0.3191768667301441,
            0.020041017576353896,
            -0.0029534902204951447,
            -0.1691717874144393
          ],
          "class_name": "virginica"
        }

After creating the pull request: in order to pass the release_notes_updated check you will need to update the "Future Release" section of docs/source/release_notes.rst to include this pull request by adding :pr:123.

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codecov bot commented Aug 26, 2020

Codecov Report

Merging #1107 into main will increase coverage by 0.00%.
The diff coverage is 100.00%.

Impacted file tree graph

@@           Coverage Diff            @@
##             main    #1107    +/-   ##
========================================
  Coverage   99.91%   99.91%            
========================================
  Files         194      195     +1     
  Lines       10959    11126   +167     
========================================
+ Hits        10950    11117   +167     
  Misses          9        9            
Impacted Files Coverage Δ
...prediction_explanations/_report_creator_factory.py 100.00% <100.00%> (ø)
...tanding/prediction_explanations/_user_interface.py 100.00% <100.00%> (ø)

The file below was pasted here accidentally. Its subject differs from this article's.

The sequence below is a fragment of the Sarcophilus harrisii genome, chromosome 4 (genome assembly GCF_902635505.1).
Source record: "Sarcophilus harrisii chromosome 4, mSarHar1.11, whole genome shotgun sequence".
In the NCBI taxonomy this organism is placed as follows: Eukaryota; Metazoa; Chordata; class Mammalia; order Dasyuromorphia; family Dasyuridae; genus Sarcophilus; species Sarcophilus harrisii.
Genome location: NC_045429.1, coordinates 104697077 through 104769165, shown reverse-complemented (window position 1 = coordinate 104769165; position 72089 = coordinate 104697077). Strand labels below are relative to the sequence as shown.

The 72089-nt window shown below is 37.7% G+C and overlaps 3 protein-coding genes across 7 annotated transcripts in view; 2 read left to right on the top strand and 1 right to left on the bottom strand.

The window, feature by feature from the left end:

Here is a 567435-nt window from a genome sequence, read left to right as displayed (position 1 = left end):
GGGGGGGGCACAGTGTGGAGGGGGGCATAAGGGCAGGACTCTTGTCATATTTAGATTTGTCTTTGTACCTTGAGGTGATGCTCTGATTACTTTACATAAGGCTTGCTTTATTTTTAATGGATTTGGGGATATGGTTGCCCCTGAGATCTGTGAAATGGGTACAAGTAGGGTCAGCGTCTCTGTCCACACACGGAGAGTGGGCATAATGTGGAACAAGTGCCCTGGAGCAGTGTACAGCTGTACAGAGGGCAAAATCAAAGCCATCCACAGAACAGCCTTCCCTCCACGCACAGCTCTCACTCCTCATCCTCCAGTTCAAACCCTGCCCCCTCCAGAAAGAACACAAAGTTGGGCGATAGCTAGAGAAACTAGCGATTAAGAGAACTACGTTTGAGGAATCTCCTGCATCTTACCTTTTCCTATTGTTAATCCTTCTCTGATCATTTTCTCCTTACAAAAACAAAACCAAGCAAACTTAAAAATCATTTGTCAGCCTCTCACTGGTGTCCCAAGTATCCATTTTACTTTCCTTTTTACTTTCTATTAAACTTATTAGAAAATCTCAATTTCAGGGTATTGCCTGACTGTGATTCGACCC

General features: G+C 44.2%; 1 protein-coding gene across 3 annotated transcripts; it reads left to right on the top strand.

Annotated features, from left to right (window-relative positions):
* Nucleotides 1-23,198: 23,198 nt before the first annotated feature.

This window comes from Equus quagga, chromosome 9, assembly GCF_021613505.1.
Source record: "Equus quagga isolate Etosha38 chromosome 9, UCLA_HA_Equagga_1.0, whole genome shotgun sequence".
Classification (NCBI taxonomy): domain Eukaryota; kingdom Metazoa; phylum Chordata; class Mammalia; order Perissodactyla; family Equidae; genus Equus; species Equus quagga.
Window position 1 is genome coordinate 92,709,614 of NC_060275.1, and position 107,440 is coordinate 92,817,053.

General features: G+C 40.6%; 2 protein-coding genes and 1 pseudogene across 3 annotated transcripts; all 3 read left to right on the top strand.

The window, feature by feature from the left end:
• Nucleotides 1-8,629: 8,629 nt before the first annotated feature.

...nderstanding/prediction_explanations/explainers.py 100.00% <100.00%> (ø)
...s/prediction_explanations_tests/test_explainers.py 100.00% <100.00%> (ø)
...ediction_explanations_tests/test_user_interface.py 100.00% <100.00%> (ø)

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@freddyaboulton freddyaboulton marked this pull request as ready for review Aug 26, 2020
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@dsherry dsherry left a comment

@freddyaboulton looks good!

Some comments:

  • Please update the prediction explanations user guide with an example of how to use this to generate JSON.
  • For the JSON schema, perhaps you should call "explanation" "explanations", since the value there is a list of explanations, right?
  • I left some thoughts on how to reorganize the code so that you don't need to add a separate class for dict vs text. I think I got a bit confused and was suggesting to_json methods--I believe to_dict would be more appropriate, given that our top-level methods are now returning dict, not a JSON string.
  • I left a comment about adding a unit test which runs the method with dict format, writes the dict to JSON, reads it back to dict format and expects it equals the expected value. I think having this will serve as a helpful ref to devs on what the schema format is in full, make it easy to change.
  • There's a lot of code getting changed. I do wonder if there's a way to delete some code in the implementation(s) here.
  • Food for thought: backwards compatibility.
    • Should we include a "schema version" tag somewhere, which we'd increment every time we make a breaking change? I actually don't think we should do this now, but we may consider it